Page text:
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How to Pitch to Venture Capitalists
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How to Pitch to Venture Capitalists

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How to Pitch to Venture Capitalists

Venture capitalists manage funds invested by institutions such as pension funds and wealthy individuals. A venture capitalist -- VC -- does not necessarily invest their own money, although he may receive stock in the portfolio companies as part of their compensation. VCs base the investment decision on the quality of management, potential return on investment, size of market and potential for growth, in that order. Emphasize those factors in your pitch to venture capitalists.

State the need for your product -- service, membership, equipment -- whatever the idea is for. Include what problem the potential customers have and how your product solves those needs. In other words how does your idea make the customer's pain go away. Start with a sentence that grabs the VCs attention such as "What if -- or Have you ever -- or a startling fact such as 30 kamillion people have XYZ condition and don't know it. Ideas are intangible, the more you can help the VCs visualize your idea as a product, the more the VCs will be interested.

Compare your product to the competition. Do not say there is no competition. Every product has competition. Stress why your idea is better than the competition but don't denigrate the competition.

Define who your customers are, the size of the market and how you'll reach them. The more detail you can provide the better. Don't say every female between the ages of 18 and 65 will buy this product. Be specific and say females who are working mothers between the ages of 25 and 35 will buy the product and there are five jillion of those women in the United States. Also state how fast that segment is growing. This demonstrates both the size of the market and potential for growth.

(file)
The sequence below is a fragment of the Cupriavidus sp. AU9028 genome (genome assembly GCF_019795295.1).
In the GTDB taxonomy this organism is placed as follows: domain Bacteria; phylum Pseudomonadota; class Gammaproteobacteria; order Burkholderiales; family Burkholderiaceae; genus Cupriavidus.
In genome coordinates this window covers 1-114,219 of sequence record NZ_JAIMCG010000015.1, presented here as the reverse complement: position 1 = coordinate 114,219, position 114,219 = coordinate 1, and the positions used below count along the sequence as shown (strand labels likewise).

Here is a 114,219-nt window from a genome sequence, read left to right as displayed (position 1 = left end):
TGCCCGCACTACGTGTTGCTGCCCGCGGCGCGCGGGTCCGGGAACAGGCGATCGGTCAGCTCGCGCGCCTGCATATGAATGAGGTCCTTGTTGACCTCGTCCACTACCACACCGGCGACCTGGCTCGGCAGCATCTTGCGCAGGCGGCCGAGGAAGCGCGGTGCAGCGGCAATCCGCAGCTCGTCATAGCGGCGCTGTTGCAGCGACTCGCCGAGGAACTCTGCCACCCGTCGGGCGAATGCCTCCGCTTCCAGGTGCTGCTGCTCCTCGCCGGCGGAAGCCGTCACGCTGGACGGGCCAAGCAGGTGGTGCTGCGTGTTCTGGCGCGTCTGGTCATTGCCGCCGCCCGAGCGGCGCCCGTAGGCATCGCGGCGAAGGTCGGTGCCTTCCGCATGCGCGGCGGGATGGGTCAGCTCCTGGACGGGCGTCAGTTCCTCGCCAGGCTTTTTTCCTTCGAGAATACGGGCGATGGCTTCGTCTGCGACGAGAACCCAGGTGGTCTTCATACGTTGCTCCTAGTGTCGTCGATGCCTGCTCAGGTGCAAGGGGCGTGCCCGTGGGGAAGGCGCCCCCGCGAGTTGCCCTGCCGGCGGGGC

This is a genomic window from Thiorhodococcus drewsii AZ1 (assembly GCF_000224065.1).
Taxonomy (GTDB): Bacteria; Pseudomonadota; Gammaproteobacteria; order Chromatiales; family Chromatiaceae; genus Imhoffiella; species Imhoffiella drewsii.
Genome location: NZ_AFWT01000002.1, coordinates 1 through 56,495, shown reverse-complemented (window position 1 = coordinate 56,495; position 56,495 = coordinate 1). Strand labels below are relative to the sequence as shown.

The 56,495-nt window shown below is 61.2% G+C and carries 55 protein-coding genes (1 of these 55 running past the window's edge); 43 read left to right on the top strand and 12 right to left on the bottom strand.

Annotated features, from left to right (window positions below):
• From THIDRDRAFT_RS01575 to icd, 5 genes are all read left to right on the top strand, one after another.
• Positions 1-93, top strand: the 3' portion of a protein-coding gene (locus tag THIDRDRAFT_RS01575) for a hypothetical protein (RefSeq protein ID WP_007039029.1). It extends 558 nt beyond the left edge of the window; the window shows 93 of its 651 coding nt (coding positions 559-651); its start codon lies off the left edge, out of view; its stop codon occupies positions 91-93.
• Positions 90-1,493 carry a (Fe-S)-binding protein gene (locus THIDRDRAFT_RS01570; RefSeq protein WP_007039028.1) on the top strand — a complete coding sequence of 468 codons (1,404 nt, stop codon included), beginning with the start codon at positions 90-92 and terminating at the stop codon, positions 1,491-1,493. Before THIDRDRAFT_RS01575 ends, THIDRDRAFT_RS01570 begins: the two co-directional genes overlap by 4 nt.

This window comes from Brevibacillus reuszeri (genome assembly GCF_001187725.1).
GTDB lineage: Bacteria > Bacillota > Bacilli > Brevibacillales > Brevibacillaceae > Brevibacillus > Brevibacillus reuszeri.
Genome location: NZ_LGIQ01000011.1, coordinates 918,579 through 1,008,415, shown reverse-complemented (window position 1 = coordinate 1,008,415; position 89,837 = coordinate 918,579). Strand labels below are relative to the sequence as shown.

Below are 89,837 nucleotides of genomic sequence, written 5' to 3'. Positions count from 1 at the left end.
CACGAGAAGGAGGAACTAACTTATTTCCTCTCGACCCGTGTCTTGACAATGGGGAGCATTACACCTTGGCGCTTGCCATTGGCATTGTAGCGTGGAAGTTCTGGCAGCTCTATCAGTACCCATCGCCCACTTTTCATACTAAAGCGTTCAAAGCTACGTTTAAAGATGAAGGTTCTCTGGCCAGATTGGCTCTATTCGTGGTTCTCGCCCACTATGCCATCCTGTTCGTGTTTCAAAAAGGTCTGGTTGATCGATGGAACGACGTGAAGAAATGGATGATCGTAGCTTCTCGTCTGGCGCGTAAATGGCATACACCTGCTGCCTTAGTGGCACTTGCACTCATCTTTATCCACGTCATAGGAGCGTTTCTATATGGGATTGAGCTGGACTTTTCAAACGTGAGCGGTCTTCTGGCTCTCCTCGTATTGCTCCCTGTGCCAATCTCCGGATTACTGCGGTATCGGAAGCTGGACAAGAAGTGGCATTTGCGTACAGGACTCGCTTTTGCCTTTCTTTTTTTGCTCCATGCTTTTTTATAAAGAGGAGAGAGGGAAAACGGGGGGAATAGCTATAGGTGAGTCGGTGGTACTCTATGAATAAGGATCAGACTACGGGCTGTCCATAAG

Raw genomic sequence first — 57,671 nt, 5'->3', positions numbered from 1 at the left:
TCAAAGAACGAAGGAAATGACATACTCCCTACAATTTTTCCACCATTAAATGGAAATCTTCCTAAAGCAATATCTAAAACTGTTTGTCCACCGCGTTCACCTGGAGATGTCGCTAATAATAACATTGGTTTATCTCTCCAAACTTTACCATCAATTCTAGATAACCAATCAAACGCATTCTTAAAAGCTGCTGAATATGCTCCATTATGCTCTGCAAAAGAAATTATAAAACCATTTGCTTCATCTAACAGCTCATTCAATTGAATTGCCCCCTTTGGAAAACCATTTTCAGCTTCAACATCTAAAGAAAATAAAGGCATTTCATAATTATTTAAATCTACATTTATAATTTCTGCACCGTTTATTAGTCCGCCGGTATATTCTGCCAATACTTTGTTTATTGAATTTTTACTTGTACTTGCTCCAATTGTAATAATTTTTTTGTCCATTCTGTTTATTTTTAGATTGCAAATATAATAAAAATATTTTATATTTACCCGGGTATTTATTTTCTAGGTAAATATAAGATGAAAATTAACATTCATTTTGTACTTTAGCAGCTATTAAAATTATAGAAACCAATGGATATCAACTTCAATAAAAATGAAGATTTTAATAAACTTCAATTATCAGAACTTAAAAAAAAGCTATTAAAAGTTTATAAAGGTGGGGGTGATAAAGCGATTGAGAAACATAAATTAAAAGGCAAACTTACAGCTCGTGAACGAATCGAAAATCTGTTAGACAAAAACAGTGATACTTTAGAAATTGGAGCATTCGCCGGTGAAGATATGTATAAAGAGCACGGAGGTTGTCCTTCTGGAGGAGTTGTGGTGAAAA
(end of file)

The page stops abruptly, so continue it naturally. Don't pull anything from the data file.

State the qualifications of the management team and why you, and your team, are qualified to run the company. If you've built other successful companies on business ideas include those. Be honest about your qualifications. The venture capitalists will vet you and your team.

Give a three to five year summary of the revenues and income you've projected for the implementation of your idea. Include the size of the investment you're looking for and what it will be used for. VCs usually invest in seed companies that only have an idea in stages. The full investment is committed but it's only invested when certain benchmarks are reached.

Develop the pitch in three different time lengths: two minutes for an elevator pitch, ten minutes for a networking pitch and 20 minutes for a 30 minute presentation -- this allows time for questions. The elevator pitch is verbal as is the networking pitch, the 30 minute pitch is a combination of an verbal presentation combined with a computerized slide presentation.

Practice, practice, practice.

Write down questions you think the VCs will ask. Keep in mind the venture capitalists may think he knows more about your idea and it's market than you do. Come up with answers to the questions. During the pitch if you're asked a question you don't know the answer to, say you'll get back with them.

Be enthusiastic but don't go overboard into hype.

If the VCs eyes glaze over as you're pitching, it's not a total loss. Consider it a live practice session.

Pitch to VCs who are interested in your idea. Research their websites to see what types of companies are in their investment portfolio.

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